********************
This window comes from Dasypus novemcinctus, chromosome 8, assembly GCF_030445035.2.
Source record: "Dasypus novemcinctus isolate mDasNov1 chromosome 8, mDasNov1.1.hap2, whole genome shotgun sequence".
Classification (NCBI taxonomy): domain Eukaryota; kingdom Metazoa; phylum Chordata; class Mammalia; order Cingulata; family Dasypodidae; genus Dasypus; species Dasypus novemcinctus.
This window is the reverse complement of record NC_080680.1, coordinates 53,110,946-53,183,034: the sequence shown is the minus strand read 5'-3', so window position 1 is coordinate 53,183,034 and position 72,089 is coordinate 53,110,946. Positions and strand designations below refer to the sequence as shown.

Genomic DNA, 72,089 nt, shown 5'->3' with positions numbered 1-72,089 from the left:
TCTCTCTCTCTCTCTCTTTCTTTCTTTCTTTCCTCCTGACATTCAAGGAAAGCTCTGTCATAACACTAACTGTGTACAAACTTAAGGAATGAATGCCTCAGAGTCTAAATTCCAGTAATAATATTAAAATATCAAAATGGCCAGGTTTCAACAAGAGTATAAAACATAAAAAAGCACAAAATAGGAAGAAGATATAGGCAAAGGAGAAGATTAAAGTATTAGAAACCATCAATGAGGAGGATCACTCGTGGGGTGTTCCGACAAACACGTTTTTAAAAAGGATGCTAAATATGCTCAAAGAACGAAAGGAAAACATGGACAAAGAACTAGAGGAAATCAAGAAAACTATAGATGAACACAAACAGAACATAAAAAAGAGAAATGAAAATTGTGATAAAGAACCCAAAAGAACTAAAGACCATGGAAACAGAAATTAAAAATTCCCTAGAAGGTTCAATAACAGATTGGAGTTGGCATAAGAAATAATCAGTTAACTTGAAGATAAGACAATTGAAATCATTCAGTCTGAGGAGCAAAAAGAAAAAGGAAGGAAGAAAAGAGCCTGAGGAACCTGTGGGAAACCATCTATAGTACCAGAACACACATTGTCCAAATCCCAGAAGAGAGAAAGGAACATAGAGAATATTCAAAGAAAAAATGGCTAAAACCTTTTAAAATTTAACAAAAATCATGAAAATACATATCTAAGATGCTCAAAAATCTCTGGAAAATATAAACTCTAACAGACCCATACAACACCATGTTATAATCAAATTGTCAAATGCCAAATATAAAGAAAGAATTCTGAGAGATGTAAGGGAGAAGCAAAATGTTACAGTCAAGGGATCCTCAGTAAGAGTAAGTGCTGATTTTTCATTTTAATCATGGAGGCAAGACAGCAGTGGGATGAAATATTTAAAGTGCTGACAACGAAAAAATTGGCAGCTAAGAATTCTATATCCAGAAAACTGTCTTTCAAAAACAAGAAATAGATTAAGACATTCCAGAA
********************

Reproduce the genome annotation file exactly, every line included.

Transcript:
This window comes from Dasypus novemcinctus, chromosome 8, assembly GCF_030445035.2.
Source record: "Dasypus novemcinctus isolate mDasNov1 chromosome 8, mDasNov1.1.hap2, whole genome shotgun sequence".
Classification (NCBI taxonomy): domain Eukaryota; kingdom Metazoa; phylum Chordata; class Mammalia; order Cingulata; family Dasypodidae; genus Dasypus; species Dasypus novemcinctus.
This window is the reverse complement of record NC_080680.1, coordinates 53,110,946-53,183,034: the sequence shown is the minus strand read 5'-3', so window position 1 is coordinate 53,183,034 and position 72,089 is coordinate 53,110,946. Positions and strand designations below refer to the sequence as shown.

Genomic DNA, 72,089 nt, shown 5'->3' with positions numbered 1-72,089 from the left:
TCTCTCTCTCTCTCTCTTTCTTTCTTTCTTTCCTCCTGACATTCAAGGAAAGCTCTGTCATAACACTAACTGTGTACAAACTTAAGGAATGAATGCCTCAGAGTCTAAATTCCAGTAATAATATTAAAATATCAAAATGGCCAGGTTTCAACAAGAGTATAAAACATAAAAAAGCACAAAATAGGAAGAAGATATAGGCAAAGGAGAAGATTAAAGTATTAGAAACCATCAATGAGGAGGATCACTCGTGGGGTGTTCCGACAAACACGTTTTTAAAAAGGATGCTAAATATGCTCAAAGAACGAAAGGAAAACATGGACAAAGAACTAGAGGAAATCAAGAAAACTATAGATGAACACAAACAGAACATAAAAAAGAGAAATGAAAATTGTGATAAAGAACCCAAAAGAACTAAAGACCATGGAAACAGAAATTAAAAATTCCCTAGAAGGTTCAATAACAGATTGGAGTTGGCATAAGAAATAATCAGTTAACTTGAAGATAAGACAATTGAAATCATTCAGTCTGAGGAGCAAAAAGAAAAAGGAAGGAAGAAAAGAGCCTGAGGAACCTGTGGGAAACCATCTATAGTACCAGAACACACATTGTCCAAATCCCAGAAGAGAGAAAGGAACATAGAGAATATTCAAAGAAAAAATGGCTAAAACCTTTTAAAATTTAACAAAAATCATGAAAATACATATCTAAGATGCTCAAAAATCTCTGGAAAATATAAACTCTAACAGACCCATACAACACCATGTTATAATCAAATTGTCAAATGCCAAATATAAAGAAAGAATTCTGAGAGATGTAAGGGAGAAGCAAAATGTTACAGTCAAGGGATCCTCAGTAAGAGTAAGTGCTGATTTTTCATTTTAATCATGGAGGCAAGACAGCAGTGGGATGAAATATTTAAAGTGCTGACAACGAAAAAATTGGCAGCTAAGAATTCTATATCCAGAAAACTGTCTTTCAAAAACAAGAAATAGATTAAGACATTCCAGAA